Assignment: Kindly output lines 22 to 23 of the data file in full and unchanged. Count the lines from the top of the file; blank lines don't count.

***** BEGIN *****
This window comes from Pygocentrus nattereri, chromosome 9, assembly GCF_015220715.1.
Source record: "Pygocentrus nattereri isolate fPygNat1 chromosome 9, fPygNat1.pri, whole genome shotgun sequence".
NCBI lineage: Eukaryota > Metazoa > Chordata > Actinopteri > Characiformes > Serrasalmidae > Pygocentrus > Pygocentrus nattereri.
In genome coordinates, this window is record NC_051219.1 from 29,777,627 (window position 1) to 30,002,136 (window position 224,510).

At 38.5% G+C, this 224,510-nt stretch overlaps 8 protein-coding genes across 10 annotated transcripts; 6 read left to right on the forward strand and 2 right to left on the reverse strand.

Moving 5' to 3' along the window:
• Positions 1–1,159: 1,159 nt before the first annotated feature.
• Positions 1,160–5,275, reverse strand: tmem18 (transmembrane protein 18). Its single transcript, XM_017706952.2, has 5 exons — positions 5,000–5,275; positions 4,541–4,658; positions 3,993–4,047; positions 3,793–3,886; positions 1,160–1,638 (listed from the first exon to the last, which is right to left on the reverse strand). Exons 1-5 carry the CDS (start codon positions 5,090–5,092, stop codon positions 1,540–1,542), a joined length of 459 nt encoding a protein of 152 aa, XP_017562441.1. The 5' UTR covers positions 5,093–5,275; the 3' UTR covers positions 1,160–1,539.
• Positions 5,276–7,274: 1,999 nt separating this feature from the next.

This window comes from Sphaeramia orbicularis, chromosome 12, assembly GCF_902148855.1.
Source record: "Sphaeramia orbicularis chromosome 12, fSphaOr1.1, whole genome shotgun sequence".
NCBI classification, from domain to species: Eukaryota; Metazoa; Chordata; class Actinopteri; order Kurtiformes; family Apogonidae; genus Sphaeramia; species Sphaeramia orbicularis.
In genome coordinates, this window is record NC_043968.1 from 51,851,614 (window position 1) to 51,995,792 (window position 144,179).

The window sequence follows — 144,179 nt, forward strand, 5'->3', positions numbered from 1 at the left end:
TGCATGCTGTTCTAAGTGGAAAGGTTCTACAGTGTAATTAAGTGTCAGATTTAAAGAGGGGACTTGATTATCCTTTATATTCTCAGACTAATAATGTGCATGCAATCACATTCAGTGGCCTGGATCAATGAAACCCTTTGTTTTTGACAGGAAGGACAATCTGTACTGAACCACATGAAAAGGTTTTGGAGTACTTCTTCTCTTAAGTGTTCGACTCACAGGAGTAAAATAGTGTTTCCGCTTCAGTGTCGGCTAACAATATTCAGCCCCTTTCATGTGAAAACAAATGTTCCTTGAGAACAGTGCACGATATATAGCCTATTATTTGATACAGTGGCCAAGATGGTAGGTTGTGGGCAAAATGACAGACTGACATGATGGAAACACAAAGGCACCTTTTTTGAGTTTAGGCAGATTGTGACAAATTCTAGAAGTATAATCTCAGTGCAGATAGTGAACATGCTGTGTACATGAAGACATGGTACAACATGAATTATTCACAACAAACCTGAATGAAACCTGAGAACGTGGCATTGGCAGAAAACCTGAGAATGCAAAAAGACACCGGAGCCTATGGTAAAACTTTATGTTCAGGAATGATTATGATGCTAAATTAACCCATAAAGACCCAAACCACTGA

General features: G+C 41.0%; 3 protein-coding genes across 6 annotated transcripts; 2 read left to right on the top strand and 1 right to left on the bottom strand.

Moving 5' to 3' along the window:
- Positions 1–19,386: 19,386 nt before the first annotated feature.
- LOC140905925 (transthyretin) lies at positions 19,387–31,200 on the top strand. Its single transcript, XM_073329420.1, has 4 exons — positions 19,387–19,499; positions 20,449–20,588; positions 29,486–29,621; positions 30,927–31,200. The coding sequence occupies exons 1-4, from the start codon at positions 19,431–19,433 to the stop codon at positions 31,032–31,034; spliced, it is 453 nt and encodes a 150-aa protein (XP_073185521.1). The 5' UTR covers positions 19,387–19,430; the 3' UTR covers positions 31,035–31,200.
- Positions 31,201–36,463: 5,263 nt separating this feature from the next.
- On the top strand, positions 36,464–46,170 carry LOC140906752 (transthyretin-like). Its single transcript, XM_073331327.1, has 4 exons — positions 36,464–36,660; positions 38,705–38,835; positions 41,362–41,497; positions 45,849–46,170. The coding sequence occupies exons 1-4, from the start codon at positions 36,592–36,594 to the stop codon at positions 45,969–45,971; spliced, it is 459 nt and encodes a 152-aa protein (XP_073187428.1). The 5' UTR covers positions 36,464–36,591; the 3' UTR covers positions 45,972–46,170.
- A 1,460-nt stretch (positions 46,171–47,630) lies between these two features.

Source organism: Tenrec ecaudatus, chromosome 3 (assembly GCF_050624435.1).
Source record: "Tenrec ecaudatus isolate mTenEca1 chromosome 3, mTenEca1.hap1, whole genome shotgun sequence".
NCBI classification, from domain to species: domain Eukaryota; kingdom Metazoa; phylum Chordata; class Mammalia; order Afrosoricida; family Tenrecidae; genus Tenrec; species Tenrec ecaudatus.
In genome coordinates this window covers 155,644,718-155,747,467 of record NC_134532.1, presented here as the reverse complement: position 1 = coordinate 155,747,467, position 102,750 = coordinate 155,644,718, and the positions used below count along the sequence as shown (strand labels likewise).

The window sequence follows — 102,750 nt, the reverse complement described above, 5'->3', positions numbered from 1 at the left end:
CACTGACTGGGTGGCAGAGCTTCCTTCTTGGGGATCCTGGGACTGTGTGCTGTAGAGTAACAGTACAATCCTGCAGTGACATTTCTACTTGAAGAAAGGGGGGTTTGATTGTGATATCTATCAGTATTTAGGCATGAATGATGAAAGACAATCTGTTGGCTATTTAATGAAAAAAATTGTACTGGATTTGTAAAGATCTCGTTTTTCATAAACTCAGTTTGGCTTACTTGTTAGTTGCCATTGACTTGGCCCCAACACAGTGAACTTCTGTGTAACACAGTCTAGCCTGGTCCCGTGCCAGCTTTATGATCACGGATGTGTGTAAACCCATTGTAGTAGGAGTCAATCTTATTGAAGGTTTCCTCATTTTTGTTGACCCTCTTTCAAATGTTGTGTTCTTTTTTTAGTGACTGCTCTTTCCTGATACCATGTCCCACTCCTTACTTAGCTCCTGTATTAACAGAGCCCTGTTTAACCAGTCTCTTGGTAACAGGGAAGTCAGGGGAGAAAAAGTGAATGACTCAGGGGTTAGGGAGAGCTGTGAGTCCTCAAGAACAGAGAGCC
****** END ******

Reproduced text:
- A 1,460-nt stretch (positions 46,171–47,630) lies between these two features.

Source organism: Tenrec ecaudatus, chromosome 3 (assembly GCF_050624435.1).